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28 March 2019 Financial Analysts Journal

Trusting Clients’ Financial Risk Tolerance Survey Scores (Summary)

  1. Deborah Kidd, CFA

This In Practice piece gives a practitioner’s perspective on the article “Trusting Clients’ Financial Risk Tolerance Survey Scores,” by Neil Hartnett, Paul Gerrans, and Robert Faff, published in the Second Quarter 2019 issue of the Financial Analysts Journal.

What’s the Investment Issue?

Financial advisers are charged with the responsibility of acting in the best interests of their clients. To fulfill their fiduciary duty, advisers must make suitable investment recommendations in accordance with clients’ investment profiles. Typically, advisers use surveys to assess a client’s financial risk tolerance (FRT), a critical component of profiling clients.

FRT scores may vary over time in response to changing demographic or economic events or because an individual is inconsistent in her survey responses. The authors argue that when investment advice is based on survey responses, it is incumbent on advisers to consider the extent to which such surveys provide reliable FRT scores. Understanding the degree of reliability in FRT scores pertains not only to the traditional adviser/client relationship but also to robo-advice services that rely heavily on automated client data collection.

How Do the Authors Tackle the Issue?

The authors examine whether an association exists between clients’ variability of responses in FRT survey items and clients’ FRT scores over time and whether this inter-item response variation (IRV) could be used as an indicator of the reliability of a client’s FRT scores.

The authors use data from an established, reliable proprietary psychometric test instrument designed to proxy the FRT trait based on a 25-item survey. The scale has been used globally by investors, advisers, financial institutions, and researchers. The authors use survey responses obtained from several thousand clients of advisory firms located in the United States, United Kingdom, and Australia/New Zealand over the period January 2001 through July 2009. They control for the changes in economic circumstances arising from the global financial crisis. The authors also use demographic and socioeconomic information.

A total of 3,110 participants provide at least two completed FRT surveys each. The authors calculate each client’s IRV score as the standard deviation of the scaled response scores for each client’s FRT survey at each point in time. Client IRV scores are sorted into quintiles ranging from low (Quintile 1) to high (Quintile 5). The authors measure IRV and FRT scores within and between surveys.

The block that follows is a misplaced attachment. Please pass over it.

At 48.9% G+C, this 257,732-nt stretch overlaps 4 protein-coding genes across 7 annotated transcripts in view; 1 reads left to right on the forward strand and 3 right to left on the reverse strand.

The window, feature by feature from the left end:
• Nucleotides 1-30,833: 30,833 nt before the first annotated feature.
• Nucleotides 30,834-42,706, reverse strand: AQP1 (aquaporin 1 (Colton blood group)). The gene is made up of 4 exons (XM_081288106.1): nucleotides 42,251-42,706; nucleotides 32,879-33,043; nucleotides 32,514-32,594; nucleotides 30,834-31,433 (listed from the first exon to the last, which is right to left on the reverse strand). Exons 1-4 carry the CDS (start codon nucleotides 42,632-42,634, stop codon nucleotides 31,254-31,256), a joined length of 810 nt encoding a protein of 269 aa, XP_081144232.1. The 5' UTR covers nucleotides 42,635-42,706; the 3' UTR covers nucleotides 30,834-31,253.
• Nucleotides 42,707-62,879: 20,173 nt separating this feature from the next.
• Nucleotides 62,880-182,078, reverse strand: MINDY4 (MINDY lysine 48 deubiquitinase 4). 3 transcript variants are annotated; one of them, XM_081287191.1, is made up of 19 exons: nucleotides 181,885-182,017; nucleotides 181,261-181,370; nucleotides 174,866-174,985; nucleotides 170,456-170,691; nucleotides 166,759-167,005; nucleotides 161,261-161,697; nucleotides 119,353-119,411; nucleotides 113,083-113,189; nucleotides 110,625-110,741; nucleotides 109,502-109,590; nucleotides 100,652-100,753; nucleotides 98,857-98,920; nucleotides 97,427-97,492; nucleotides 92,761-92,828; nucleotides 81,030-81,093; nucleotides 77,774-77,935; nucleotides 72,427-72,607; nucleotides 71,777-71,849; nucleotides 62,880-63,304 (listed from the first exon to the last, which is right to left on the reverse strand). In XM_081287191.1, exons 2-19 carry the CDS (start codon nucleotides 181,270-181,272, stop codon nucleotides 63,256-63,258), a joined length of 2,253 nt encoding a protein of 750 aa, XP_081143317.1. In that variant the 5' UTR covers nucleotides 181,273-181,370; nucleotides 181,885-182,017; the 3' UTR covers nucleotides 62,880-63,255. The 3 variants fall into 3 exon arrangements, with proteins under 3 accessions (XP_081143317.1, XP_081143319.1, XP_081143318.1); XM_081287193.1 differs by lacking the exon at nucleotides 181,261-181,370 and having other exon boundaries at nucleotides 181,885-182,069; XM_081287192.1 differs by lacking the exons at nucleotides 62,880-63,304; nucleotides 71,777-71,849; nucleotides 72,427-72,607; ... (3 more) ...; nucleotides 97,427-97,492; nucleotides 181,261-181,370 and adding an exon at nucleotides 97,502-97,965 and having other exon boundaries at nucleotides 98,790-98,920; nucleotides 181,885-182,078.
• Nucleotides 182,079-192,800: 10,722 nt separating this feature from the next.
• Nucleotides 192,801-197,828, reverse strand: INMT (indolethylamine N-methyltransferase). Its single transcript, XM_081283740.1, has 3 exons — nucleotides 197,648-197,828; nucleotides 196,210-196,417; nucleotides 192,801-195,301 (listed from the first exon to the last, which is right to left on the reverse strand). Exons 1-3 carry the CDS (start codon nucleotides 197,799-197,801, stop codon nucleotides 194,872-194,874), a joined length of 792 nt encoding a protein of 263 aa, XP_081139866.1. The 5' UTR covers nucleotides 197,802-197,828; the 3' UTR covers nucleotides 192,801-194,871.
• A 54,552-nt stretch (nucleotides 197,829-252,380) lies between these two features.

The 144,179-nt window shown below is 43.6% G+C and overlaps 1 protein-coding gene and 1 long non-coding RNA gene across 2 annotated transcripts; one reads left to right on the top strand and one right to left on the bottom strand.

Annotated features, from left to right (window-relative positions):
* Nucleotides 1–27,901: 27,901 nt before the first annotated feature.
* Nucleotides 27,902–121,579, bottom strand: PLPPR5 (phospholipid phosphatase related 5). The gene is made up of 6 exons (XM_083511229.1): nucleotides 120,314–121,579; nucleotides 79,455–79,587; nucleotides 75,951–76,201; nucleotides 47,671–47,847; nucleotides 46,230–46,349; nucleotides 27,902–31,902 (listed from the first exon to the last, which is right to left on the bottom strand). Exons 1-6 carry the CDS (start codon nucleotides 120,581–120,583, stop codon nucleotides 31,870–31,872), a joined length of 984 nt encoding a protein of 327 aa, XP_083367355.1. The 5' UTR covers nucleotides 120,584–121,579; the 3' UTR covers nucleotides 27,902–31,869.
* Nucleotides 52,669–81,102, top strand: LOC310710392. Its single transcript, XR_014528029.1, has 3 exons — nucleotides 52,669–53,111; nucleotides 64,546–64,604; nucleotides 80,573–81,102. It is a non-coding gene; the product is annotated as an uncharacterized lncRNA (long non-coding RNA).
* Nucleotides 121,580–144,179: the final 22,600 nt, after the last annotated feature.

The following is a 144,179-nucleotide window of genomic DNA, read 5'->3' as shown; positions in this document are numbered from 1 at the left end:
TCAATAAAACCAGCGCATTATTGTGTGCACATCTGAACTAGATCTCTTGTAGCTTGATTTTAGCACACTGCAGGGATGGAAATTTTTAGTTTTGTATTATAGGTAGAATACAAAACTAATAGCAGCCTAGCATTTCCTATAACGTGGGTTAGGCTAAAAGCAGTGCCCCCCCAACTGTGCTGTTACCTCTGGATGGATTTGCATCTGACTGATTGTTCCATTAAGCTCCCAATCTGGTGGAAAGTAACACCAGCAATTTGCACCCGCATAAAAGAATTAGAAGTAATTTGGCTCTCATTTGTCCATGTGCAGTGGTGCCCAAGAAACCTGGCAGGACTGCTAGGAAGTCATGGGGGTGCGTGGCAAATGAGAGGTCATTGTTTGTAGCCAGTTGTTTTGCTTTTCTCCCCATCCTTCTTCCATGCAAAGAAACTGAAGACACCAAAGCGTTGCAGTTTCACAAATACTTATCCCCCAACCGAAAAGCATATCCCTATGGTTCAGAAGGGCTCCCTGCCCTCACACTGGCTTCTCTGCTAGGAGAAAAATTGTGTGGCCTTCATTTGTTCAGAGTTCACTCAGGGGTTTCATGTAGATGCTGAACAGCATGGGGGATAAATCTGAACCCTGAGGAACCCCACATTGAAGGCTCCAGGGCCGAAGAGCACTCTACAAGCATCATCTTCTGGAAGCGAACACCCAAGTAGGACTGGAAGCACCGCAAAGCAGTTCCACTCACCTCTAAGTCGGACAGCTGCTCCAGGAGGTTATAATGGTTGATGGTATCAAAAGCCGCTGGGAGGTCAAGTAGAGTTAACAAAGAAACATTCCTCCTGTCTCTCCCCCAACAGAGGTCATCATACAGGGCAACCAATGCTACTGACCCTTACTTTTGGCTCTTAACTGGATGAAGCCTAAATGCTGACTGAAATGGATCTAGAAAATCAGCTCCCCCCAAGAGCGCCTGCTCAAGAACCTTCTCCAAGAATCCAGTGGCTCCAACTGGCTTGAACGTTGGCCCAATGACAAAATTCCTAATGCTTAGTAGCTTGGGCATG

What Are the Findings?

The authors find a high correlation between IRV scores and FRT stability over time. Individuals with lower IRV scores tend to have follow-up FRT scores that correspond more closely with initial FRT scores and are thus more predictable. Similarly, individuals with high IRV scores tend to have more unreliable FRT scores with more variation over time. The more unreliable the FRT score, the greater the changes in the scores over time. IRV scores overall tend to be lower for the second surveys, suggesting a “learning effect” between survey completions.

The authors note a marked difference in FRT scores between Quintiles 4 and 5. The disparity in FRT scores for the clients in Quintile 5 are found to be significantly different from those in other quintiles. The disparity in successive FRT scores among the high IRV group is not readily explained by characteristics that commonly influence FRT, such as demographic or economic changes.

What Are the Implications for Investors and Investment Professionals?

The authors suggest that advisers can better exercise their fiduciary duty by evaluating the variability in a client’s FRT survey responses, thereby identifying clients at risk for unreliable FRT scores. As a simple guideline, the authors recommend resurveying clients who fall into the top quintile of variability—those whose standard deviation of component scores is in the top 20% of all clients—with the caveat that professional judgment should still be exercised. The authors also suggest that survey providers publish statistics from their own databases to provide norms advisers can use to more readily calibrate client responses.

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